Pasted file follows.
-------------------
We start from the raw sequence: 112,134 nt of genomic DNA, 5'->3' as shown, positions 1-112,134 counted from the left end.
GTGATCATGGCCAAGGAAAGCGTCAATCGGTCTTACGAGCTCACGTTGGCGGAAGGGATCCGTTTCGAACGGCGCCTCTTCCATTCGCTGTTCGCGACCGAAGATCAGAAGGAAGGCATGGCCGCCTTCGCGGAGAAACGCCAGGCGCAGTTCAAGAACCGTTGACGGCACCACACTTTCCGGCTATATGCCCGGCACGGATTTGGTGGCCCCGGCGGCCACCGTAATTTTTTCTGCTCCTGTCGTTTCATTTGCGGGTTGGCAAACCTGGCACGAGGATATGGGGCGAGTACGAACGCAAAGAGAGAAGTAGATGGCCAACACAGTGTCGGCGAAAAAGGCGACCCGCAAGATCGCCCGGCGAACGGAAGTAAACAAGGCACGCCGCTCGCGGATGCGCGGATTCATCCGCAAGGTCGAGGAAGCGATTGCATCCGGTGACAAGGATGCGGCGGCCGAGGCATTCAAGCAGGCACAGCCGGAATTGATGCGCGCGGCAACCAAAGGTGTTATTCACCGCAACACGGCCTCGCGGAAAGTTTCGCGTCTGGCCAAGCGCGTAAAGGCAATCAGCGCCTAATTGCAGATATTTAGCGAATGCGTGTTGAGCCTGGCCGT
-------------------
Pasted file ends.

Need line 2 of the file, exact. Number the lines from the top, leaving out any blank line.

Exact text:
GTGATCATGGCCAAGGAAAGCGTCAATCGGTCTTACGAGCTCACGTTGGCGGAAGGGATCCGTTTCGAACGGCGCCTCTTCCATTCGCTGTTCGCGACCGAAGATCAGAAGGAAGGCATGGCCGCCTTCGCGGAGAAACGCCAGGCGCAGTTCAAGAACCGTTGACGGCACCACACTTTCCGGCTATATGCCCGGCACGGATTTGGTGGCCCCGGCGGCCACCGTAATTTTTTCTGCTCCTGTCGTTTCATTTGCGGGTTGGCAAACCTGGCACGAGGATATGGGGCGAGTACGAACGCAAAGAGAGAAGTAGATGGCCAACACAGTGTCGGCGAAAAAGGCGACCCGCAAGATCGCCCGGCGAACGGAAGTAAACAAGGCACGCCGCTCGCGGATGCGCGGATTCATCCGCAAGGTCGAGGAAGCGATTGCATCCGGTGACAAGGATGCGGCGGCCGAGGCATTCAAGCAGGCACAGCCGGAATTGATGCGCGCGGCAACCAAAGGTGTTATTCACCGCAACACGGCCTCGCGGAAAGTTTCGCGTCTGGCCAAGCGCGTAAAGGCAATCAGCGCCTAATTGCAGATATTTAGCGAATGCGTGTTGAGCCTGGCCGT